In a May 2019 study, a team comprised of researchers from the United States, Germany, and Austria published their in vitro biosynthesis of 6-methylated psilocybin congeners in the journal ChemBioChem.1 Specifically, they used naturally-occurring enzymes to synthesize the compounds shown in Figure 1, 6-methylpsilocbyin, 6-methylbaeocystin, and 6-methylnorbaeocystin. This study is important because these compounds provide a new way to make psilocybin and they can be used in other studies for a better understanding of how serotonergic psychedelics work.
The route of biosynthesis of the 6-methylated congeners uses some of the same enzymes that Psilocybe mushrooms (aka “magic mushrooms”) use to convert tryptophan to psilocybin such as PsiD, PsiK, and PsiM.2 The synthesis route starts from a compound called 4-hydroxy-6-methyl-L-tryptophan which, as the name says, is already methylated at the 6th carbon. This compound is decarboxylated and phosphorylated using the enzymes PsiD and PsiK from Psilocybe cubensis. Then, the PsiM enzyme is used for methylating the amine group.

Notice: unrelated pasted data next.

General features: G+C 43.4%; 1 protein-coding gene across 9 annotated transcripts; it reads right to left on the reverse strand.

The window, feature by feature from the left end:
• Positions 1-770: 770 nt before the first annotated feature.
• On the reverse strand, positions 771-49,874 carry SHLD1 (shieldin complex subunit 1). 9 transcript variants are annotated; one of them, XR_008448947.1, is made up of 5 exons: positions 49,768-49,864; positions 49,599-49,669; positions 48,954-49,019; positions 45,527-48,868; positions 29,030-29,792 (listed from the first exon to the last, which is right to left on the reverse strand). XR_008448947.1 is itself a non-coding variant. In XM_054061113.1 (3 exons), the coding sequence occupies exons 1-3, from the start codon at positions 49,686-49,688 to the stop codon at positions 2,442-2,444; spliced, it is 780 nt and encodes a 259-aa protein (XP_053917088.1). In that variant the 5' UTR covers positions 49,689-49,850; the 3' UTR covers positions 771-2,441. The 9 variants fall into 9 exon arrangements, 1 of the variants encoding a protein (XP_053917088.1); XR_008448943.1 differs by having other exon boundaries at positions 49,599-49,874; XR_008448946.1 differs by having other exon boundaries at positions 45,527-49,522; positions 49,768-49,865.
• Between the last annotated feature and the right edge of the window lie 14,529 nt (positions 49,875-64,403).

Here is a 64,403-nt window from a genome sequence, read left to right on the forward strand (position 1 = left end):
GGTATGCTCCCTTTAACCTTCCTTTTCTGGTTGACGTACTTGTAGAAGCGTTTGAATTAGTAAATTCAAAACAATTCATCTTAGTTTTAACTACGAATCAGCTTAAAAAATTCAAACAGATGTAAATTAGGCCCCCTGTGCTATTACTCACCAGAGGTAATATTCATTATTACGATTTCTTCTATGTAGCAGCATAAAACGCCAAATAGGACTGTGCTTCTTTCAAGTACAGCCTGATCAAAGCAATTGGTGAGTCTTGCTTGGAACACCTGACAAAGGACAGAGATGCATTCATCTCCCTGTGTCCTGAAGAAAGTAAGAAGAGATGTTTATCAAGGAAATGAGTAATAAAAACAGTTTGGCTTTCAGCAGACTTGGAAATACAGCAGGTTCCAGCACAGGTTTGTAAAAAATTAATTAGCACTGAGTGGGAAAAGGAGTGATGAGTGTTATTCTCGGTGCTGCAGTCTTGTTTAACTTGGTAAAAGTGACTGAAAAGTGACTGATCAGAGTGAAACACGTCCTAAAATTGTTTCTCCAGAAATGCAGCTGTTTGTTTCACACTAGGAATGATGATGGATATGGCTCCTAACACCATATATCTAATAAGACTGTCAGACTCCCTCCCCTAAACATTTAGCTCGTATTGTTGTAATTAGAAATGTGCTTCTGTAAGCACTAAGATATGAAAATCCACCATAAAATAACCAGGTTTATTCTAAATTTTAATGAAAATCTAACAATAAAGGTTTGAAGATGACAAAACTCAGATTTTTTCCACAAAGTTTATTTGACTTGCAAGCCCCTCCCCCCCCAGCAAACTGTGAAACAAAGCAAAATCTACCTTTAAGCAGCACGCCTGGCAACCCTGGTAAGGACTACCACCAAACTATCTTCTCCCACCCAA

The authors cite several studies showing that the methylation of indole compounds at carbon atom 6 “…does not cause consistent pharmacological effects.” This lack of activity is important because these compounds should not interfere with other biochemical pathways if they are going to be part of an effective and useful synthesis route.
Next, the authors of this study plan to work on scaling up the in vitro synthesis of these 6-methylated congeners of psilocybin so they can conduct in vitro assays. One of their main goals is “to discover agonistic or antagonistic effects on 5-HT receptors and, ultimately, for more profound insight into the pharmacology of serotonergic psychedelics.” 1